To what extent can websites owned by UK Small-to-Medium Enterprises be considered accessible?

5. Research and Analysis

5.1. Phase One Results

A total of 30 websites were evaluated using the methodology described in Section 3; the results overview is included in Appendix 6, with the full dataset available upon request to the author. Only one website passed every Priority 1 checkpoint and this was the only website to achieve AA–compliance by passing both Priority 1 and 2 checkpoints. One further website passed every Priority 2 checkpoint, and an additional two websites passed every Priority 3 checkpoint. Unfortunately, these three sites violated checkpoints in the other two categories and therefore are not potentially compliant.

Since Priority 1 violations represent the most critical accessibility barriers, the pass rate of just 3.3% in this study is significantly worse than the outcome of the DRC study, which had a Priority 1 pass rate of 19% (DRC, 2004; p.22) — albeit from a much larger sample size. Research by Williams and Rattray (2003) concurs with this study, finding an 82% failure rate at Priority 1 from a much more comparable sample size of 72 websites (Williams and Rattray, 2003; pp.713).

The author’s research compares particularly unfavourably with the work of Petrie et al, (2005; p.13) which found 42% of sampled sites with no automatically–detectable Priority 1 violations. However, it is important to consider that this figure was generated by a sample of 300 museum, library and archive sites where the there has been a greater emphasis on accessibility for much longer than in the commercial market (Petrie et al, 2005; p.1).

The author’s research found that 3.3% of the sample (1 site) met requirements for AA–compliance, compared with 0.6% of sites tested by the DRC. In concordance with the DRC study (DRC, 2004; p.23), no sites met AAA–compliance. When considering automated testing pass rates it must always be remembered that this is a provisional pass, pending manual evaluation.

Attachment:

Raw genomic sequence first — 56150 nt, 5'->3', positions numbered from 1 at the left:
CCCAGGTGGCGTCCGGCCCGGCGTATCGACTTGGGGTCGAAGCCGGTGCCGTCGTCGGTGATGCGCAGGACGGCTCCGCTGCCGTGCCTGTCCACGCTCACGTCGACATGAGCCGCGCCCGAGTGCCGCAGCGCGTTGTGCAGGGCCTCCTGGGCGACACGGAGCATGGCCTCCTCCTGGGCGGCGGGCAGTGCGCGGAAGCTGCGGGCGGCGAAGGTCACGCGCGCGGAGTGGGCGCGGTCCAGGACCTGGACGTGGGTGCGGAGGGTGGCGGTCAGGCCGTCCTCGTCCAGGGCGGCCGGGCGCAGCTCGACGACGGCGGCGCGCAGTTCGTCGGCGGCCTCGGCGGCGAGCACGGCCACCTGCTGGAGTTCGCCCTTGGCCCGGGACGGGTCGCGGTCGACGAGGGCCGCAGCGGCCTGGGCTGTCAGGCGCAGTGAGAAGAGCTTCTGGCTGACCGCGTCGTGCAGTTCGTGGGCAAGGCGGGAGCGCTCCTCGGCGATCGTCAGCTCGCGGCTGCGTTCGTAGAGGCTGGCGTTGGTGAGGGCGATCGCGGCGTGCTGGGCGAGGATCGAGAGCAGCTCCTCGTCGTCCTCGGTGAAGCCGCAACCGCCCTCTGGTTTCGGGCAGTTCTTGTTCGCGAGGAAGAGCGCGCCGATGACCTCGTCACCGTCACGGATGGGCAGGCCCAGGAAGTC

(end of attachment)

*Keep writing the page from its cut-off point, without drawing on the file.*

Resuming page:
As (Petrie et al, (2005; p.15) make clear, it is important to consider more than just failure rates when considering website accessibility. In addition, they suggest a Designer Measure and a User Measure. The Designer Measure indicates of the number of different checkpoint violations per page, which can also be considered the number of issues the designer needs to attend to. The User Measure represents the number of issues which may impede a user’s progress — in essence a measure of the number of instances of checkpoint violations per page which may produce a barrier to access.

The Designer Measure for each home page ranged from 1 through to 8 and produced a mean of approximately 5 violations, with both modal and median averages arriving at 6. This is slightly lower than the DRC study, which produced a mean of 8 violations per home page (DRC, 2004; p.23), but more closely aligned with the work of (Petrie et al (2005; p.16) which produced a mean of 6.

Within the entire sample, there were 12 different checkpoint categories violated (see Figure 1, checkpoint numbers are decoded in Appendix 7), with warnings issued for a further 9 categories. In total, the sample highlighted 21 types of potential accessibility issue from a total of 95 items which FWAI checks for Checkpoint 1.1. (provision of alternate text for non–textual elements) was violated by 97% of websites, meaning that most websites might be excluding visually–impaired users from certain content.

Figure 1: Checkpoint violations by type

Of all Checkpoint 1.1 violations, by far the most–common issue was failure to provide alternative text for images, an error echoed by Williams and Rattray (2003; pp.715). Interestingly however, one of the less common violations in this study (Checkpoint 3.4: present on 37% of sites) was exhibited in 99% of websites analysed in the Irish study conducted by (McMullin (2002; Pervasive Defects). Provision of alternative text came second in McMullin’s study, having been judged to be omitted by 91% of the sites audited.